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Title: Changes in Voter Behavior Amidst Electoral Insecurity and Perceived Voter Fraud
Authors: Gu, William
Advisors: Matray, Adrien
Department: Economics
Certificate Program: Finance Program
Class Year: 2023
Abstract: The expansion of voting access through no-excuse absentee voting, early in-person voting, or mandatory vote-by-mail (VBM) during the COVID-19 pandemic has grown increasingly polarized along party lines in the United States. Widespread claims of fraudulent, missing, or otherwise miscounted ballots may have further eroded voter confidence in the nontraditional forms of voting mentioned above. Given the extensive nature of misinformation targeting mail-in voting and absentee voting, it is unclear how voters, particularly those affiliated with the Republican party, have responded and/or changed their preferred voting method in practice. This paper evaluates the impact of widespread allegations of fraudulent voting methods on individual-level voter behavior preceding and following the 2020 U.S. election cycle. Recent data collected from the North Carolina State Board of Elections details comprehensive voter registration data and voting history of over 4 million North Carolina residents spanning primary and general U.S. elections from 2016 to 2022. Utilizing a series of cross-sectional dynamic difference-in-differences analyses, we find that Republican voters were significantly less likely to vote by mail relative to Democratic or Independent voters following widespread allegations of fraudulent voting in early 2020 by prominent GOP leaders. However, the same subset of Republican voters was more likely to vote early absentee. These effects are more persistent among nonwhite Republican voters and in Republican-majority counties. As a robustness check for pre-treatment trends, an additional D.I.D. model with a fake placebo treatment further bolsters results. Taken altogether, these findings suggest that post-pandemic voter restrictions laws targeting nontraditional methods of voting may lead to changes in voter turnout and/or vote share along party lines.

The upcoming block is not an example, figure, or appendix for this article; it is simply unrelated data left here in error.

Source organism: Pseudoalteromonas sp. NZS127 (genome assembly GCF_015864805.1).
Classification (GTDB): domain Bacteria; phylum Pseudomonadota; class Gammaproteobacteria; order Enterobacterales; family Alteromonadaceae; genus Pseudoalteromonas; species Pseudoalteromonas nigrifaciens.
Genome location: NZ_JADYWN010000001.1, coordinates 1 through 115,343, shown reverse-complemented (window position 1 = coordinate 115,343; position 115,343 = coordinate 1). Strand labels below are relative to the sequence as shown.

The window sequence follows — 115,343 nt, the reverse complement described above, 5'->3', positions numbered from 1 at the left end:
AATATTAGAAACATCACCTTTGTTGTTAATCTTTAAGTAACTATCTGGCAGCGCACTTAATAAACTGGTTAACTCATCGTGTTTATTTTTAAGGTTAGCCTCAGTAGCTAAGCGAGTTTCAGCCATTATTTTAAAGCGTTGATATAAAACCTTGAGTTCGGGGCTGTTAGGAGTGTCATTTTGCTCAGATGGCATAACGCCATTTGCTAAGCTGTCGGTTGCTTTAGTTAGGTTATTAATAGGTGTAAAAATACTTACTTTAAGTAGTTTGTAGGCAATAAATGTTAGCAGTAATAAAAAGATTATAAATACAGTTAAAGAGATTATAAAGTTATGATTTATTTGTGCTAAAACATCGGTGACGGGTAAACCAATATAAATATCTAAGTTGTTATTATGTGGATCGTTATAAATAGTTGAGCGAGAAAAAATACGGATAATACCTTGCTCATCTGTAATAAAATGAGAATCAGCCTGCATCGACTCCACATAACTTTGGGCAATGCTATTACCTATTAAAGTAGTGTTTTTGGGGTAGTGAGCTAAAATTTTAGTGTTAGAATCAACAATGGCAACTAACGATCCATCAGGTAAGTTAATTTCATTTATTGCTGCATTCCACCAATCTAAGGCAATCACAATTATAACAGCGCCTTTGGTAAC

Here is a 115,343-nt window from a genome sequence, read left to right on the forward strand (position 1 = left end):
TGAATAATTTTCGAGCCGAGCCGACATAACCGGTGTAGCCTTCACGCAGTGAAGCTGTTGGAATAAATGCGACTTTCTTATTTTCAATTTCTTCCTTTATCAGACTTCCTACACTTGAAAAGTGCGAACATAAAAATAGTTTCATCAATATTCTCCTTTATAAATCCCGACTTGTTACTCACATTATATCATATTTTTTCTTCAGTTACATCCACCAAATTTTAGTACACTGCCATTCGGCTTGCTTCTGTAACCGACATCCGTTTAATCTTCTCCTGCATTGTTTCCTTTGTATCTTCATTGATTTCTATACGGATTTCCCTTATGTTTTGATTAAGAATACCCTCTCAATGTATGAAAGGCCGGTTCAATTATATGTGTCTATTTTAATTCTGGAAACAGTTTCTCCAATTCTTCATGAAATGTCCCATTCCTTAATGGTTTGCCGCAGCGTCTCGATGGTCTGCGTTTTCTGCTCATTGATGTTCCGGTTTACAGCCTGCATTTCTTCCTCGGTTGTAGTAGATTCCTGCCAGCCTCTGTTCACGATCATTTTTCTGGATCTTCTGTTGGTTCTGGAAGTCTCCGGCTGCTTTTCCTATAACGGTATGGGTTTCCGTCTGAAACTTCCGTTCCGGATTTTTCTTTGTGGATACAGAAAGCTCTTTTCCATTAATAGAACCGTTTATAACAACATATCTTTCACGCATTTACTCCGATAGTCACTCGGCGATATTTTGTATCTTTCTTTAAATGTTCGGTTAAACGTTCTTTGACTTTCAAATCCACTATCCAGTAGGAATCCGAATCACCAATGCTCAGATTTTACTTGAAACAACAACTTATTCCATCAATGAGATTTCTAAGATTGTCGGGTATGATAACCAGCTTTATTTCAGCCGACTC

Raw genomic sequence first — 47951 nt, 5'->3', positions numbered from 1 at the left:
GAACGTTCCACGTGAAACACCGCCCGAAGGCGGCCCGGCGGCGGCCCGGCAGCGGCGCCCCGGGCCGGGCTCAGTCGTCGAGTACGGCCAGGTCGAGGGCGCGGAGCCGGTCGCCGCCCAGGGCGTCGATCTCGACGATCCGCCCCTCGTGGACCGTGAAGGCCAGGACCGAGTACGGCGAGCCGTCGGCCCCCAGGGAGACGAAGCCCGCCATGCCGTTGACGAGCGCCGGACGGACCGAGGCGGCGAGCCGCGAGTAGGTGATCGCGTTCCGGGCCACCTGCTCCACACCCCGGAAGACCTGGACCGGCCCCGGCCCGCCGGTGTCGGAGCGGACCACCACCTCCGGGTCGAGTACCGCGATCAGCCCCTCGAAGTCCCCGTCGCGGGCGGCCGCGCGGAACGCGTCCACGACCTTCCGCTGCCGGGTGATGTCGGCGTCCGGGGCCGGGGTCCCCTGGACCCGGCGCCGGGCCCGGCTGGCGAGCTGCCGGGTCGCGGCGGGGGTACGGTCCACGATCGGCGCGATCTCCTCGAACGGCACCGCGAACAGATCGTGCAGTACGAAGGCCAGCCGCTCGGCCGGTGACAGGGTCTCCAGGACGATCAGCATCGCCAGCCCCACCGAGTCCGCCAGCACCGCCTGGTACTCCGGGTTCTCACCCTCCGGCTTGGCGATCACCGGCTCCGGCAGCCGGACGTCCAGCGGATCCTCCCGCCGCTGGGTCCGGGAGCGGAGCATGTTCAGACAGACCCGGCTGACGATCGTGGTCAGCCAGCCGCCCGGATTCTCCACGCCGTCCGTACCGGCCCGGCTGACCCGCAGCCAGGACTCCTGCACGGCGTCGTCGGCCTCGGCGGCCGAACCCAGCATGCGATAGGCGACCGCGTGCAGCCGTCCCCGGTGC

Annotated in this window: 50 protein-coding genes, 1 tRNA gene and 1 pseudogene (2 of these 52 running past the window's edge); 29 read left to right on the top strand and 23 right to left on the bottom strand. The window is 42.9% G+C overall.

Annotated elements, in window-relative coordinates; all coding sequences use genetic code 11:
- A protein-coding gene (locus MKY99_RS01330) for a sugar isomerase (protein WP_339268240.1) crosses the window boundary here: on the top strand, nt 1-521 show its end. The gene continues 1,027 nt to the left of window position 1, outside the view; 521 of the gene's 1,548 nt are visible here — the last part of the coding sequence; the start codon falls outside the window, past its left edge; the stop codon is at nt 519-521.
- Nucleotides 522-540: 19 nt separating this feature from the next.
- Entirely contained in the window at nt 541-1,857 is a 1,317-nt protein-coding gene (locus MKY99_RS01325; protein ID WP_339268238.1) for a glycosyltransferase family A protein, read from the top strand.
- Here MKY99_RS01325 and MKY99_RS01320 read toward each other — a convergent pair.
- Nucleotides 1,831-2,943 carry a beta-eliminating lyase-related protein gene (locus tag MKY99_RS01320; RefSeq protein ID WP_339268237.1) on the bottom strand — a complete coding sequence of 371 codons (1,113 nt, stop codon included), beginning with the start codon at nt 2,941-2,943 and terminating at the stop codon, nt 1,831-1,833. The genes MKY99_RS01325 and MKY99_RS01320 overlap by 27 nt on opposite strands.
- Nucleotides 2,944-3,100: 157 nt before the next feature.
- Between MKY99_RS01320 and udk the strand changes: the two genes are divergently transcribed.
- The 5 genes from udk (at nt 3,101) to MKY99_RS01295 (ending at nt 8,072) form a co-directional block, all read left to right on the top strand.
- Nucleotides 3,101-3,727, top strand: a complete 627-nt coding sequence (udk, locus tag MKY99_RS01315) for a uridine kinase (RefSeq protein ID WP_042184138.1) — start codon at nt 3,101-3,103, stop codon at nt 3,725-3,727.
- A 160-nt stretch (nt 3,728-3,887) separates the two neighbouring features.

Type of Material: Princeton University Senior Theses
Language: en
Appears in Collections:Economics, 1927-2023

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